One Liner Review:
An unusual documentary about a single joke and a ton of stand-up comics who all have their own way of telling it.
The Aristocrats might be the strangest documentary ever made. that’s because unlike most documentaries that either follow an event from history or a person’s life, or even a job, this one follows a joke. how you can make a feature length movie about one single joke that takes at most a minute to tell, i would never have guessed to be possible. but it is. and the movie ends up being pretty decent too.
that’s because it actually ends up being about a lot of things. it’s about the world of stand up comics. not so much about their job, but about the way that they tell this joke to each other. the joke is not something that anyone would ever think of performing on stage, or as part of their act (except for gilbert godfrey at hugh hefner’s roast, but he’s the one and only.) instead, it’s a joke that stand up comics tell each other and use as a sort of competition to amuse each other.
the idea is that every comic tells this joke differently and tries to impress the other comics with the things he is able to think of to put in it. as it happens, it is the filthiest, most vile joke possible and that’s exactly the point. the idea is to see how dirty and disgusting and horrific and offensive one can possibly make it. that’s why it’s not for the mainstream. and neither, really, is this movie.
to like or appreciate this movie you have to have two things going for you. first, you have to like stand up comics. that means you have to enjoy listening to a one person storyteller and take pleasure in not only the specific words this person chooses, but also in the delivery. stand up comics are like bards from the days of ancient greece. they stand up in front of everyone and tell a story and it’s their job to amuse you. but how do you amuse someone who has already heard this same joke in twenty different ways? that becomes one of the questions of the movie.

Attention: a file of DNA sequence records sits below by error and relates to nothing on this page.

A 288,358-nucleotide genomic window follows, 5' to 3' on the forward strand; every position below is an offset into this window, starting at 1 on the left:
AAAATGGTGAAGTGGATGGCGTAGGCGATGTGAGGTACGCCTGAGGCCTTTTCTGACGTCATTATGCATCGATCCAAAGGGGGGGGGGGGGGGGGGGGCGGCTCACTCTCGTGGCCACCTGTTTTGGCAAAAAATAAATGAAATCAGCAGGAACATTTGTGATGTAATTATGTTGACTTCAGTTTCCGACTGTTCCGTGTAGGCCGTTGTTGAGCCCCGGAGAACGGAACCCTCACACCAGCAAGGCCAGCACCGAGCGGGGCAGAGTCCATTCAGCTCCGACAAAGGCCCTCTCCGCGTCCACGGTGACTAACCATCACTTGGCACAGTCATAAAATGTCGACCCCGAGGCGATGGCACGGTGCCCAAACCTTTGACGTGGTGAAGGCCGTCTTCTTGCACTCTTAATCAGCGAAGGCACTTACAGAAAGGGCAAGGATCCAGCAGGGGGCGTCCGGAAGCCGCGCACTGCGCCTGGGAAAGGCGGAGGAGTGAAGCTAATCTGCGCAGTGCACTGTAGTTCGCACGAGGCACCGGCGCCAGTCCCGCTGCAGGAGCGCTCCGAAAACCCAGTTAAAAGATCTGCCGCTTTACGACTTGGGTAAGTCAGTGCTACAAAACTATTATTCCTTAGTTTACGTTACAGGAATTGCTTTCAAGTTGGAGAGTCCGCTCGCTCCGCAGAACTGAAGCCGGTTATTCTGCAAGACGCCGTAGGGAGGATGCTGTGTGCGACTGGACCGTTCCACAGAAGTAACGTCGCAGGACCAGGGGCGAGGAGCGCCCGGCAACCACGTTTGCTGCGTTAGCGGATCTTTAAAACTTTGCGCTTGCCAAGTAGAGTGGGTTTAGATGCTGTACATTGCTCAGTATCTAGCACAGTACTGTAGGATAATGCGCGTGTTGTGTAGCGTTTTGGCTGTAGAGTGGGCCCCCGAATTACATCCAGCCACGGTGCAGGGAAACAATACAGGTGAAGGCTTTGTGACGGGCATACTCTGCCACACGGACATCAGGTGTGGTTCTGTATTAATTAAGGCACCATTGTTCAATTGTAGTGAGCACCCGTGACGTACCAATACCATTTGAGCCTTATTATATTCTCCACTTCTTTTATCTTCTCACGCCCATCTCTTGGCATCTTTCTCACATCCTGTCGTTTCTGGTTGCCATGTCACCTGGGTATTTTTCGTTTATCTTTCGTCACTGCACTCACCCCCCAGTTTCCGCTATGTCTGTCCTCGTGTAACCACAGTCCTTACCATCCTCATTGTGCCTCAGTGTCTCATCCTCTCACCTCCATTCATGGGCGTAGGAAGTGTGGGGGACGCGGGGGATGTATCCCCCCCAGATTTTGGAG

the other thing you have to be okay with, in order to enjoy this movie, is being disgusted and offended. because that’s exactly what this movie is trying to do, every chance it gets. the joke is about a family that gets up on stage and does absolutely terrible things to each other. these things are sexual (which means all kinds of incest), they are self-depricating (there is often feces and vomit included) and they even involve beastiality (the family has a dog, and makes the dog do things too.) it’s a lot more than not having a weak stomach. you have to actually like hearing this kind of stuff to appreciate the movie, and most people don’t. this is probably the third time i’m seeing the movie, and the first time that i actually enjoyed it.
but that’s the point. this joke and this movie are not for the mainstream. you have to get past all of the disgusting parts, and think about it in terms of the creativity of the storyteller. anybody in the world can talk about the family sliding through feces and rubbing it all over each other, but it’s the energy of the comics that keeps the ideas flowing at rapid speed, as more and more terrible things happen, one after the next.
the movie begins with talk of how the joke came about, and the parties that chevy chase used to throw, where an elite group of people would sit around a living room and listen to each other tell this joke. after that, we get right into it, hearing the joke. each comic not only tells the joke, but also talks about how you have to tell it, and what they always try to include in it. each comic explains how they take the joke and make it their own.
what works is that many of the comics do have a way of making this different. sometimes it’s physical (two comics stand on top of each other, juggling flaming bowling pins while they tell it, another uses a deck of cards and the specific cards he pulls out of the deck coincide with what’s happening in the story), other times it’s personal. sarah silverman, for example, makes the joke about her and tell it like it is something that really happened to her.
one thing that adds to the movie is whenever it goes off on a small story tangent and tells us of a specific time when the joke was told. a great example comes towards the end of the movie, with gilbert godfried at hugh hefner’s roast. it isn’t so much the joke itself or the way godfried is telling it that’s great, but the story that surrounds him telling it. it was right after september 11th and he started making jokes about the planes. the crowd was booing him, yelling too soon, and that’s when he broke into it. at a time when he was already being super offensive, he found a way to be offensive with a totally different kind of joke.
the movie isn’t great, because after all, it is one joke told over and over again. yes, it is impressive how many different ways there are to tell it, but after a while you want something new, and this movie has only a little to offer in that area. it is wise to save the more well-known comics like bob saget and silverman for the later part of the film, but not enough to keep the movie feeling fresh. it is an interesting experiment of a film, and a lot of it does work simply because these are funny people who know how to deliver a joke. and every once in a while they pull another joke out, that has nothing to do with The Aristocrats. those moments are a welcome change. the movie is unique and creative, but it does get kind of tiresome after hearing the same thing a few too many times.